Mohamedou Ould Slahi wrote this diary in 2005 while in detention in Guantánamo. For years he was considered America’s highest ranking terror suspect; I don’t know when that designation changed, or if it ever did. In 2008 the U.S. Supreme Court ruled that Guantánamo detainees could challenge their detention through habeas corpus. In 2009 U.S. District Court Judge James Robertson heard Mohamedou’s petition and in 2010 ordered his release. Within weeks, Obama’s administration filed a notice of appeal, sending the judge's decision back for review. The case is still pending. Mohamedou remains in U.S. custody in Guantánamo.
An NYRB review by Steve Coll introduced me to this title. It is, as Coll maintains, a “remarkable” document. Mohamedou was targeted by U.S. intelligence after the Millenium Bombing Plot in 1999, when Ahmed Ressam attempted to drive explosives from Montreal to Los Angeles. Mohamedou claims not to have known Ressam, but he was living in Montreal at the time also. After talking with his parents in Mauritania, he decided to return home rather than be surveilled by American intelligence agents. As soon as he arrived in Senegal to be picked up by his family, he was detained for questioning by his own government and subsequently released. After 9/11, he was called in by Mauritanian intelligence to answer questions. He drove himself to the police station, beginning a long and harrowing tale of capture, rendition, torture, and imprisonment.
I have been unable to understand why the Obama administration challenged Judge Robertson’s ruling on Mohamedou's habeas corpus, though the footnotes on Mohamedou’s wiki might prove instructive if one is trained in legalese. Mohamedou’s own personal diary of his time in detention from 2001-2005, from Mauritania, to Jordan, to Afghanistan, and finally to Guantánamo, though written in 2005, was not released for publication until 2013. Heavily redacted, it still allows a reader to get a sense of the man. He addresses a question directly to readers:
“So has American democracy passed the test it was subjected to with the 2001 terrorist attacks? I leave this judgment to the reader. As I am writing this, though, the United States and its people are still facing the dilemma of the Cuban detainees.”Taking into account all we know of the successes, failures, intents, bureaucratic execution and distortions that are a part of our “intelligence” history, I think we have to conclude that keeping Slahi in Guantánamo for some 15 years is far from our finest hour, if he forgives the understatement. Moreover, it has not made us safer, that oft-recycled excuse for exceeding the letter of the law.
Slahi’s reminiscences are unexpectedly keen, propulsive, visceral, and colloquial, using American expressions to describe circumstances and characters we are sure to recognize. I say “unexpectedly” not because he is a Muslim, but because he is an engineer. It may be profiling to say that in my experience with engineers spoken or written language is not usually their forte. Mohamedou used English to write, though his stronger languages are Arabic, German, and French. He went to school in Germany, and understands western habits. He graduated from the University of Duisburg with a degree in engineering. When his visa was expiring in Germany, he traveled to Montreal to find work. Using English allows Mohamedou to address us, the American electorate, directly, and to gently remonstrate using our own language habits, and peculiar phraseology. We wish we knew this man, could send him books, could argue with him late into the night, only to realize with sadness, bitterness, and distaste after putting the book down that such things will never happen. Too much water under the bridge, we can almost hear him say.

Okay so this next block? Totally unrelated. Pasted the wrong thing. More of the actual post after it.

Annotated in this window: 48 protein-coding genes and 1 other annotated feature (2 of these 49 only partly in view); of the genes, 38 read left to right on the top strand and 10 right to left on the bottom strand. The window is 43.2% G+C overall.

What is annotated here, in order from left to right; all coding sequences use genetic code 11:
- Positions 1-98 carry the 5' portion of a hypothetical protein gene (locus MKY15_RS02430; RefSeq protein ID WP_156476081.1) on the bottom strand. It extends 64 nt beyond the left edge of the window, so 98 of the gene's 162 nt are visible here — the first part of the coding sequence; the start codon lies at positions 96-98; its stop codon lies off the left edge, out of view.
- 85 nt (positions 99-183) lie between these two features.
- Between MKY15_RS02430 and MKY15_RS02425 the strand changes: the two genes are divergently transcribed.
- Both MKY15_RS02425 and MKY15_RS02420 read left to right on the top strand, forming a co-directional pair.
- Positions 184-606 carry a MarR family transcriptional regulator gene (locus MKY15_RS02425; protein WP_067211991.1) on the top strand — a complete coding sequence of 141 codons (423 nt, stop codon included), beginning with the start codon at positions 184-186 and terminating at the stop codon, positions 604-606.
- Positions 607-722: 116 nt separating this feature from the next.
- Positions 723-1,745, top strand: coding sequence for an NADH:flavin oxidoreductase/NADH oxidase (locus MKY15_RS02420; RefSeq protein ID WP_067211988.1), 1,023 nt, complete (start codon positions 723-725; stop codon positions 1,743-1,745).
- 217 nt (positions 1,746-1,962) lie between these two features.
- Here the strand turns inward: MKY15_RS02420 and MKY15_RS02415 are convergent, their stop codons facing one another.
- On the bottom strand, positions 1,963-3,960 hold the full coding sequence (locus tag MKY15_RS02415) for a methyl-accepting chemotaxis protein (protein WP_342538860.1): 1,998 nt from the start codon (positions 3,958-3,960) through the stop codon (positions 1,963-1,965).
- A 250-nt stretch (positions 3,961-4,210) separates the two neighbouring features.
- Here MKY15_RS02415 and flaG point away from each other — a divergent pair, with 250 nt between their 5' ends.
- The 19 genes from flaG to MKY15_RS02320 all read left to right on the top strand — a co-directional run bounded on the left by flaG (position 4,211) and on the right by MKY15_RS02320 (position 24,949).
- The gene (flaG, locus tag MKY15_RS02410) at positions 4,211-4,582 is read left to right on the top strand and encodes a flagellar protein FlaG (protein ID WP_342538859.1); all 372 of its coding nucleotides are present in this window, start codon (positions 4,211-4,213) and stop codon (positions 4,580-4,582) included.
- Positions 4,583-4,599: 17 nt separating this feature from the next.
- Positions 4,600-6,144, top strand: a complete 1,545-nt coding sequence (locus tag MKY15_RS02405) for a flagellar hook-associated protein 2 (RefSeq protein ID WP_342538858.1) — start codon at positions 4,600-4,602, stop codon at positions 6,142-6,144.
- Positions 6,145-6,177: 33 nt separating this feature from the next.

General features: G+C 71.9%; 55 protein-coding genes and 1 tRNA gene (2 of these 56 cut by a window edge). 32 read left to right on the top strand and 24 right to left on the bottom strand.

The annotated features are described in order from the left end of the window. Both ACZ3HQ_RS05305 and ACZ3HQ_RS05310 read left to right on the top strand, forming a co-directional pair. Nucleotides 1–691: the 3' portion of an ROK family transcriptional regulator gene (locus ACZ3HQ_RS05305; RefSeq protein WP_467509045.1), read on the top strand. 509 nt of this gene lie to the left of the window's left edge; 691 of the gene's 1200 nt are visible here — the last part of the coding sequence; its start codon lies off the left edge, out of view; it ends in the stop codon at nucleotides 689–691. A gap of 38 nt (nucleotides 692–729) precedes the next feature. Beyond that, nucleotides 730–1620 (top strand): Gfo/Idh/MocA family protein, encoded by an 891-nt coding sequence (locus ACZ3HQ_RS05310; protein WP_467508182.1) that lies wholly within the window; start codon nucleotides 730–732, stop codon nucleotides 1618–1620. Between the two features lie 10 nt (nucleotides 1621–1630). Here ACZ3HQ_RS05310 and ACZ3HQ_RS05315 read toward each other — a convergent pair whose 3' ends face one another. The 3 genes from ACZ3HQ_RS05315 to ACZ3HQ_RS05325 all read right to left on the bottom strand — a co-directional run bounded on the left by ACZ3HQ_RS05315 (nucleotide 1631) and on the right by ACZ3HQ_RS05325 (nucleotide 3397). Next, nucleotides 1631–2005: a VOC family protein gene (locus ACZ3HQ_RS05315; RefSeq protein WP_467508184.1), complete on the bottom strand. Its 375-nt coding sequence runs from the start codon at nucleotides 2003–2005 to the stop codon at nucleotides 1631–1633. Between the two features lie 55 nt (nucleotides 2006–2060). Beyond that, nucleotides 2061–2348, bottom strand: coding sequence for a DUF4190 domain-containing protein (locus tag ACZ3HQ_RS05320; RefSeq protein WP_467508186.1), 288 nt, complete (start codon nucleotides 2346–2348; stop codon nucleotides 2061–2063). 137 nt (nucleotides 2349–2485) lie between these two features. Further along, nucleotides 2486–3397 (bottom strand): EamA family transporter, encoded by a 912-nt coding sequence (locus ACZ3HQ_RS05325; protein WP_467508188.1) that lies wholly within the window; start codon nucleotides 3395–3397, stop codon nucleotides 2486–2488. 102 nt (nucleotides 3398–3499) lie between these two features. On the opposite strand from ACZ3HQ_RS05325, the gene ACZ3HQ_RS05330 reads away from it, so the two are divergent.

Absolutely Mohamedou Ould Slahi should be released immediately: one only hopes that he is able to reconstruct some kind of life for himself after his ordeals. As he so eloquently puts it, there are stages to a prisoner’s emotions while under incarceration:
”I have been through several stages during my captivity. The first phase was the worst: I almost lost my mind fighting to get back to my family and the life I was used to…It was several weeks before I realized that I’m in jail and not going home anytime soon...One has to conclude it may have been a crime to keep him locked up. Highly recommended.
Phase two is when you realize that you’re in jail and you possess nothing in the world but all the time in the world to think about your life—although in GTMO detainees also have to worry about daily interrogations…you have control over nothing…you have no privacy…In the beginning it is a horrible thing to lose all those privileges in the blink of an eye, but believe me, people get used to it. I personally did.
Phase three is discovering your new home and family. Your family comprises the guards and your interrogators. True, you didn’t choose this family, nor did you grow up with it, but it’s a family all the same, whether you like it or not, with all the advantages and disadvantages…
[In a footnote the book’s editor, Larry Siems, adds: MOS adds a note here in the margins of the handwritten original: “Phase four: getting used to the prison, and being afraid of the outside world.”]
Larry Siems is a human rights activist and directed the Freedom to Write program at PEN American Center. He worked with Slahi's legal counsel to get this document released. It has been translated into 24 languages.
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